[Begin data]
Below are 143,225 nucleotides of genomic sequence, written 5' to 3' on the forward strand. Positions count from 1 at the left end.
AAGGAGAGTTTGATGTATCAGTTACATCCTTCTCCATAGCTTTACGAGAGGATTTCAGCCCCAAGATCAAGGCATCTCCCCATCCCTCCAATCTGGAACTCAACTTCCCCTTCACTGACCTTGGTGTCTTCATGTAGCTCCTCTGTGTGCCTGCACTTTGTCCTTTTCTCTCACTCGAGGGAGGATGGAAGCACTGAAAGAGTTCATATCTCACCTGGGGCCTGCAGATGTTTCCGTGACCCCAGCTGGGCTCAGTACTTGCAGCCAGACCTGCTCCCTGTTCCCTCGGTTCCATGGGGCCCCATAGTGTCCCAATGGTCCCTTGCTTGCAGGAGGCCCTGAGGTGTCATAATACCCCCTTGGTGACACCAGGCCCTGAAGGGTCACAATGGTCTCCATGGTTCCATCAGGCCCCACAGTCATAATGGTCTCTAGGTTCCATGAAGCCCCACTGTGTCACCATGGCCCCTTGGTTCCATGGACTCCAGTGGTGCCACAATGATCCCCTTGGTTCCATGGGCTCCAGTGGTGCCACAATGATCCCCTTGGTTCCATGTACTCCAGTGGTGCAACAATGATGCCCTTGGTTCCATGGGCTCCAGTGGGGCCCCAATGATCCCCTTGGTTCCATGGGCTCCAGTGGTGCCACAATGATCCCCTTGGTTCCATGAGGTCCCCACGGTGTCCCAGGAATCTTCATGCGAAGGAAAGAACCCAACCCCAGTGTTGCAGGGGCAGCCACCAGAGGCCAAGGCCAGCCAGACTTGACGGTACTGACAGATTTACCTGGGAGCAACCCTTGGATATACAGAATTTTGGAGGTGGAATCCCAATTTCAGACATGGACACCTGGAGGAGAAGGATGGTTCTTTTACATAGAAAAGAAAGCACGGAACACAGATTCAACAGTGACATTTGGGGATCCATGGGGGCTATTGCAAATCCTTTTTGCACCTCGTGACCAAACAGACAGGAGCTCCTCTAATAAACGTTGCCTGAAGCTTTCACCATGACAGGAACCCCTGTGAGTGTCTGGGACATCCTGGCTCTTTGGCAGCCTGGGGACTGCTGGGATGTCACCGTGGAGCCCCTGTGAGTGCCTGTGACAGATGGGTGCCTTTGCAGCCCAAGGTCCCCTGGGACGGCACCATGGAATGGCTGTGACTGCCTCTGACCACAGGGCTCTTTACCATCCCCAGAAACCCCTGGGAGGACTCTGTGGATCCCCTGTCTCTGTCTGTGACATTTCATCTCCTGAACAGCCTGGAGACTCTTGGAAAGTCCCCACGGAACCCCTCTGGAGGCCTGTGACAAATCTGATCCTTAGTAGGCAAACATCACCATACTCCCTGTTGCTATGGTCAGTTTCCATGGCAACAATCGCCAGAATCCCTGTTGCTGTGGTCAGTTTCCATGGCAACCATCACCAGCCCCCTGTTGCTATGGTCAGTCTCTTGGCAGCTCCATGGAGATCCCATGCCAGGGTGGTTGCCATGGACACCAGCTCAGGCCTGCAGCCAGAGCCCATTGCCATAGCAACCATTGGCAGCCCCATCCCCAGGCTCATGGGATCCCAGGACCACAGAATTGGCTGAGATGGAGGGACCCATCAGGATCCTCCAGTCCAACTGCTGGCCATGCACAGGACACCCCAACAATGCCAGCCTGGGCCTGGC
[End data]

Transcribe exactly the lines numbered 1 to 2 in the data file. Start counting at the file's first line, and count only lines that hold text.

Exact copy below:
Below are 143,225 nucleotides of genomic sequence, written 5' to 3' on the forward strand. Positions count from 1 at the left end.
AAGGAGAGTTTGATGTATCAGTTACATCCTTCTCCATAGCTTTACGAGAGGATTTCAGCCCCAAGATCAAGGCATCTCCCCATCCCTCCAATCTGGAACTCAACTTCCCCTTCACTGACCTTGGTGTCTTCATGTAGCTCCTCTGTGTGCCTGCACTTTGTCCTTTTCTCTCACTCGAGGGAGGATGGAAGCACTGAAAGAGTTCATATCTCACCTGGGGCCTGCAGATGTTTCCGTGACCCCAGCTGGGCTCAGTACTTGCAGCCAGACCTGCTCCCTGTTCCCTCGGTTCCATGGGGCCCCATAGTGTCCCAATGGTCCCTTGCTTGCAGGAGGCCCTGAGGTGTCATAATACCCCCTTGGTGACACCAGGCCCTGAAGGGTCACAATGGTCTCCATGGTTCCATCAGGCCCCACAGTCATAATGGTCTCTAGGTTCCATGAAGCCCCACTGTGTCACCATGGCCCCTTGGTTCCATGGACTCCAGTGGTGCCACAATGATCCCCTTGGTTCCATGGGCTCCAGTGGTGCCACAATGATCCCCTTGGTTCCATGTACTCCAGTGGTGCAACAATGATGCCCTTGGTTCCATGGGCTCCAGTGGGGCCCCAATGATCCCCTTGGTTCCATGGGCTCCAGTGGTGCCACAATGATCCCCTTGGTTCCATGAGGTCCCCACGGTGTCCCAGGAATCTTCATGCGAAGGAAAGAACCCAACCCCAGTGTTGCAGGGGCAGCCACCAGAGGCCAAGGCCAGCCAGACTTGACGGTACTGACAGATTTACCTGGGAGCAACCCTTGGATATACAGAATTTTGGAGGTGGAATCCCAATTTCAGACATGGACACCTGGAGGAGAAGGATGGTTCTTTTACATAGAAAAGAAAGCACGGAACACAGATTCAACAGTGACATTTGGGGATCCATGGGGGCTATTGCAAATCCTTTTTGCACCTCGTGACCAAACAGACAGGAGCTCCTCTAATAAACGTTGCCTGAAGCTTTCACCATGACAGGAACCCCTGTGAGTGTCTGGGACATCCTGGCTCTTTGGCAGCCTGGGGACTGCTGGGATGTCACCGTGGAGCCCCTGTGAGTGCCTGTGACAGATGGGTGCCTTTGCAGCCCAAGGTCCCCTGGGACGGCACCATGGAATGGCTGTGACTGCCTCTGACCACAGGGCTCTTTACCATCCCCAGAAACCCCTGGGAGGACTCTGTGGATCCCCTGTCTCTGTCTGTGACATTTCATCTCCTGAACAGCCTGGAGACTCTTGGAAAGTCCCCACGGAACCCCTCTGGAGGCCTGTGACAAATCTGATCCTTAGTAGGCAAACATCACCATACTCCCTGTTGCTATGGTCAGTTTCCATGGCAACAATCGCCAGAATCCCTGTTGCTGTGGTCAGTTTCCATGGCAACCATCACCAGCCCCCTGTTGCTATGGTCAGTCTCTTGGCAGCTCCATGGAGATCCCATGCCAGGGTGGTTGCCATGGACACCAGCTCAGGCCTGCAGCCAGAGCCCATTGCCATAGCAACCATTGGCAGCCCCATCCCCAGGCTCATGGGATCCCAGGACCACAGAATTGGCTGAGATGGAGGGACCCATCAGGATCCTCCAGTCCAACTGCTGGCCATGCACAGGACACCCCAACAATGCCAGCCTGGGCCTGGC